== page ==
What's on your to-do list for 2021? A Moon shot? Helping New Zealand become the first country to send a life-searching probe to Venus?
It could be, if you join the fast-growing Rocket Lab.
The Kiwi-American company is looking for at least another 90 staff - and, no, you don't necessarily need to be a rocket scientist.
The satellite launch operator has positions open that range from engineering to accounting to sales, with the likes of legal, software development and supply chain management roles that need to be filled, too.
The latest hiring spree will take its total complement to around 700 - with two-thirds in New Zealand.
"2021 is going to be another big year for Rocket Lab," communications head Morgan Bailey says.
"We're gearing up for missions roughly every month from Launch Complex 1 [in Mahia], and we'll also launch our first mission from Launch Complex 2 in Virginia.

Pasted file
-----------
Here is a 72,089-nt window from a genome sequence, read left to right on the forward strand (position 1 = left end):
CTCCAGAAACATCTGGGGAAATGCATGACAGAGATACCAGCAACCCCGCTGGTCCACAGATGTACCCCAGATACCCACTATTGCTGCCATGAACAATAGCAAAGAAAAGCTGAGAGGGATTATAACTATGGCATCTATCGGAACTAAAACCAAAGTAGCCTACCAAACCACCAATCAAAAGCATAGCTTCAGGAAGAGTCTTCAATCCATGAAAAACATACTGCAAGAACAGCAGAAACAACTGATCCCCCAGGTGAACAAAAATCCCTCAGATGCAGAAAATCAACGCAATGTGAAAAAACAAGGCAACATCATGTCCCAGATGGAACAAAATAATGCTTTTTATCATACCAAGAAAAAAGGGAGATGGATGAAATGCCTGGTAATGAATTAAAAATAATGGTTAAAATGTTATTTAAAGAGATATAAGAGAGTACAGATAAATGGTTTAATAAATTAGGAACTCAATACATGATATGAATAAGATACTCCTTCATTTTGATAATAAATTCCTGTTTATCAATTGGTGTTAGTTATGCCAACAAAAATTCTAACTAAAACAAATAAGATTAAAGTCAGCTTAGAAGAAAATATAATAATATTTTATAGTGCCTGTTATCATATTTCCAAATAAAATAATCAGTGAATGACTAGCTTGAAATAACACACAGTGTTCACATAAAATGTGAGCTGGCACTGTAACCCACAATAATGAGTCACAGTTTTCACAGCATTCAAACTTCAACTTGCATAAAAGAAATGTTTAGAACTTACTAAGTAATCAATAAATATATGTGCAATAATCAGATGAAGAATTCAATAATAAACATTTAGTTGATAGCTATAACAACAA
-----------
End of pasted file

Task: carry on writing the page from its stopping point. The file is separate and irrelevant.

"This year we'll launch beyond low Earth orbit for the first time, delivering a satellite to the Moon for Nasa."
The 2021 moonshot for Nasa will be part of the space agency's push to return people to the moon by 2024. (In February last year, Rocket Lab won a US$9.95 million [$13m] contract to launch the US space agency's Capstone cubesat, then guide it into lunar orbit via its Photon platform.)
Rocket Lab will be working on an even more ambitious venture, too: Founder and chief executive Peter Beck's plan to send a privately-funded satellite to Venus by 2023 - a robotic astrobiology mission to the planet's upper clouds that will look for traces of microbial life. Beck's passion was sparked when Earth-based scientists discovered traces of phosphine in Venus's atmosphere. Phosphine is usually produced by a biological source. While the Moon and Mars have been well-trafficked, Rocket Lab will beat Nasa and all-comers to the clouds of Venus, if Beck is able to see through his passion project.